Our daughter is just graduating from Kindergarten. We could not be more thrilled with the school. The progress that she has made throughout the year has been fantastic. The teachers create an exciting atmosphere in which to learn and discover. The school focuses on teamwork bringing older students in to mentor the younger ones. This system builds the confidence of all of the children. We couldn't be happier!
I recently graduated from NPES and am attending my highschool of choice. North Park was the best school my parents could have chosen for me and I feel very prepared for highschool. NPES provides students with an excellent learning enviorment and supportive classmates. I devoloped such a great bond with my classmates and teachers which I don't think I coul've done anywhere else. Thanks to North Park's small size individual attentionc was easily acessible and my questions were always answered. There is also a high level of parental involvement which is always a plus. I had a great (nine year) run at North Park and would not trde a minute of it.
North Park Elementary School is a fantastic little school. Our daughter has been a student here for two years now. Although she tested into several of the so-called gifted programs, none of them were the right fit her. We came from a Montessori program and the transition was effortless. Our daughter is thriving at this school. Unlike the other reviewer, we have found the school to be joyful and full of creative energy. Our daughter was diagnosed with type 1 diabetes last year. The school has responded brilliantly. Teachers and administrative staff learned how to help and what to do in an emergency and communicate regularly with questions and discussions about new learning. I do not find the school feathered up with faddish ideas nor a slave to test scores. The best endorsement though isn't from me but is evidenced in my girl: She loves to learn and loves her school.
I am a parent of a graduate from North Park Elemntary School and I have to disagree with the reviewer who claims that the school only emphasizes product and test scores. I always appreciated that the school only tested one time per year (as opposed to the numerous tests used by the public schools) and emphasis is not on test results. (Although scores are high, which is something the school feels free to advertise.) I found the atmosphere at the school to be nurturing at the same time as challenging and my son was well prepared for high school where he has excelled. I find it hard to believe that holding a pencil incorrectly would have played into the school's decision making process. From my observation, based on my son's classmates, there are many levels of learning abilities in the school, and each child is guided individually.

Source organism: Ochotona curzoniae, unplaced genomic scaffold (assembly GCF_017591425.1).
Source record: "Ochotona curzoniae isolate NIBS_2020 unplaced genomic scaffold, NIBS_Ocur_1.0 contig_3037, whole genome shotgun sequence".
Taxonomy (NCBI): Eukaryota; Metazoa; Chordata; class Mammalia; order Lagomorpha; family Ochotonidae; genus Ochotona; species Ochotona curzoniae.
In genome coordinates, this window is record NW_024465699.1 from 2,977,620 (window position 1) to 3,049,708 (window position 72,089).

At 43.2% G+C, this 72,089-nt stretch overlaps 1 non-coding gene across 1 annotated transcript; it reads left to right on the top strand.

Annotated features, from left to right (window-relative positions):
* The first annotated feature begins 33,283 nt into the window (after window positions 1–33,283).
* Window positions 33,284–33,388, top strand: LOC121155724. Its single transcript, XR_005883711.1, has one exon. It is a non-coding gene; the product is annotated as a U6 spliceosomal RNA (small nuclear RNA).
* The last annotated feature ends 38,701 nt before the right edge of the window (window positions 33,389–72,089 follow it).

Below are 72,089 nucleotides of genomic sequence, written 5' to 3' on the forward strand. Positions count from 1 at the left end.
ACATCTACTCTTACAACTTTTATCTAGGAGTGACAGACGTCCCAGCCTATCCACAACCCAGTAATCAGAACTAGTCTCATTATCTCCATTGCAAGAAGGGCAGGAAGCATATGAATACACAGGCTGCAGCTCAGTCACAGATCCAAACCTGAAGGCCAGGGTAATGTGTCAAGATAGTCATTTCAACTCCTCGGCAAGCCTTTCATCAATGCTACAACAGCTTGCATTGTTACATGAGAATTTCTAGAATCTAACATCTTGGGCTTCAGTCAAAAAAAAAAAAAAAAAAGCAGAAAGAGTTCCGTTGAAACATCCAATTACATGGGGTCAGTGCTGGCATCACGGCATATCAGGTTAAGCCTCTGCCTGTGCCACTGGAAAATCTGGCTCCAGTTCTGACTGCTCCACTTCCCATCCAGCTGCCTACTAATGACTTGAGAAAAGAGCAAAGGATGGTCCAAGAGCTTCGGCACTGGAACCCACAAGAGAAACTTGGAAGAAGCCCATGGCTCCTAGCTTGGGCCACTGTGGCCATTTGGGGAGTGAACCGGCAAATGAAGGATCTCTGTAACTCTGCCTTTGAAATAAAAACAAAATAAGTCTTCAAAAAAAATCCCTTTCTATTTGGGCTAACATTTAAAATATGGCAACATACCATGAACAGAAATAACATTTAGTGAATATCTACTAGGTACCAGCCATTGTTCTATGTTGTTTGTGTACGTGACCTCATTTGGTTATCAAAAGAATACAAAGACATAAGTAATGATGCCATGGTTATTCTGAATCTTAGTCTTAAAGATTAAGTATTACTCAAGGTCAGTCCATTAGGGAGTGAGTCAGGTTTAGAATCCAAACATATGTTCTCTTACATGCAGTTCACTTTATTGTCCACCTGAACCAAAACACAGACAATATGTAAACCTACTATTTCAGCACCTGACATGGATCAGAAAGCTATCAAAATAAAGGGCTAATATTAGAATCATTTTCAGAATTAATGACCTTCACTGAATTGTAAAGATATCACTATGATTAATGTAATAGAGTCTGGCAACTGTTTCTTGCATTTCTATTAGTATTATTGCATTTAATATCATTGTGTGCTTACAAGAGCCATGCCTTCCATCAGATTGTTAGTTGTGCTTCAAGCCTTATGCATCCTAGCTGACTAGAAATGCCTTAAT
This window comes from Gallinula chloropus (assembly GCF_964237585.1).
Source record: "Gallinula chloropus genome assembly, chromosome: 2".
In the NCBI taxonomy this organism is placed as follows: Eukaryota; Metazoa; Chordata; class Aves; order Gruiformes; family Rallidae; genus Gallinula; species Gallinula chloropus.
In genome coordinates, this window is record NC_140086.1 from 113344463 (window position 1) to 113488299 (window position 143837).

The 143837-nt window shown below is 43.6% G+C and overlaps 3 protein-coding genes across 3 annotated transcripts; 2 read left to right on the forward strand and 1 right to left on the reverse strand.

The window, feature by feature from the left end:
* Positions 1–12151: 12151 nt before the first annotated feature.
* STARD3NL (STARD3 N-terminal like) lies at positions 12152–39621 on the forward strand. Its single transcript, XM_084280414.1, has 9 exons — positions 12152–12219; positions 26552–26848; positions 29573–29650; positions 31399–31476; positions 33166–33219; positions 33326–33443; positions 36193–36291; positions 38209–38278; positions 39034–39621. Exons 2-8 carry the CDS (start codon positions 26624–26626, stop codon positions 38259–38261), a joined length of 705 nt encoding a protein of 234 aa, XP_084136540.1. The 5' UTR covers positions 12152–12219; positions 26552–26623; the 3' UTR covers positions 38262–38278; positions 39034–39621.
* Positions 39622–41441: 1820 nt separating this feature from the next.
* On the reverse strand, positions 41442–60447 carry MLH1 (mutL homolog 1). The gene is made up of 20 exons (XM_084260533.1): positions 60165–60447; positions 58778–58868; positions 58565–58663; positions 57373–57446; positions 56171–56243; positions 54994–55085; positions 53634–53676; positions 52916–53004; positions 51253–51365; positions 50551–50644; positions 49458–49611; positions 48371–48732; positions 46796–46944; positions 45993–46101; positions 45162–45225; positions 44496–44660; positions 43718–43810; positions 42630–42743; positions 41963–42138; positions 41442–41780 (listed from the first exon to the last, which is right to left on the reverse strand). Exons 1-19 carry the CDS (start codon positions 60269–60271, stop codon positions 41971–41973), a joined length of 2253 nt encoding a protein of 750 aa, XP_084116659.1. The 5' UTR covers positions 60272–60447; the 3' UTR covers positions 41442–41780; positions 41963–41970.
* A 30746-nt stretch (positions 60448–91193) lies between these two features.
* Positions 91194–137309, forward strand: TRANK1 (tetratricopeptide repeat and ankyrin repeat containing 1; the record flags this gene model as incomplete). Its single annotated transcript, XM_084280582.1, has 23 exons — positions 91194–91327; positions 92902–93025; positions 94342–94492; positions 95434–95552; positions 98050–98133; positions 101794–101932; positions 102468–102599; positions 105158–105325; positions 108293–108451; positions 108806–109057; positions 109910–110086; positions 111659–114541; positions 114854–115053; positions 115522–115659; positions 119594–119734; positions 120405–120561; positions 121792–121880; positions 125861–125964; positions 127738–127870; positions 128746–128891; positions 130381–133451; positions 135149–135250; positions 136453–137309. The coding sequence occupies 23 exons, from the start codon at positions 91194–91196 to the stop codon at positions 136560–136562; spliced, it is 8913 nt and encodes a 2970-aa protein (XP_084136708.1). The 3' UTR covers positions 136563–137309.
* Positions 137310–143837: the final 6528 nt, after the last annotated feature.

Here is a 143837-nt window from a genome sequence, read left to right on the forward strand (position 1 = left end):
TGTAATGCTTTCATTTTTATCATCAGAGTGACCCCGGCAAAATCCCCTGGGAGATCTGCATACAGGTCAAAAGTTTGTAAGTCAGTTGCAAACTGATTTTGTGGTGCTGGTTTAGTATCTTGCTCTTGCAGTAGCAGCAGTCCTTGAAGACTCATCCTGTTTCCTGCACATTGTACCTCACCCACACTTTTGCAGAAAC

My experience of North Park Elementary School was sealed in the interview process for Kindergarten. My child was negatively perceived for holding a pencil incorrectly, and it became quite clear that he would have a difficult time getting in because of the school's intense emphasis on product vs. process. I found the school joyless and the art strangely lacking originality. The school clearly empasizes test scores and prides itself on performance records. I just wonder how those children who graduate will further their education. I am sure that North Park has good intentions for their children, but knowing where a child is developmentally ought to determine what and how they study. One can teach a child anything, but to what end? I chose a school that emphasized child development and the healthy atmosphere for all learners, of every variety, child centered.
NPES has a high level of parental involvement and quality programs. The best fact about the school is that there is only one class per grade and one grade per class, with a maximum of 20 or 21 for 2nd through 8th. Kids learn to get along with everyone because they will have them as classmates until graduation. No child can 'fall through the cracks.' Spanish is taught 2 to 3 days a week. Drama and Art once a week. The middle school kids take critical thinking and perform service. Politeness is emphasized in every grade. The principal has been there for many years and provides excellent leadership. Limited cultural diversity. There are extremely limited resources for children with a learning difference, as all funding comes from tuition and parent fundraising. Incoming parents seem wealthier so extra services may become available, but will that drive up tuition and eliminate economic diversity?
Ranked 98th in IOWA tests from 2004. Programs are accelerated. Spanish available from K-8; Art,Music,drama part of regular curriculum; most sport activity is a paid after school activity. Parents are heavily involved, from 95% of the board, volunteer and fundraising activities handled by parents. Getting trendy, a higher income family demographics with tuition to match. No learning difference support available. Tutoring available on a pay basis. Not alot of support for developmental growth that doesn't meet their learning curve.
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The Community Rating is the school’s average rating from its community members (e.g., parents, students, and school staff). The highest possible rating is five stars; the lowest is one star.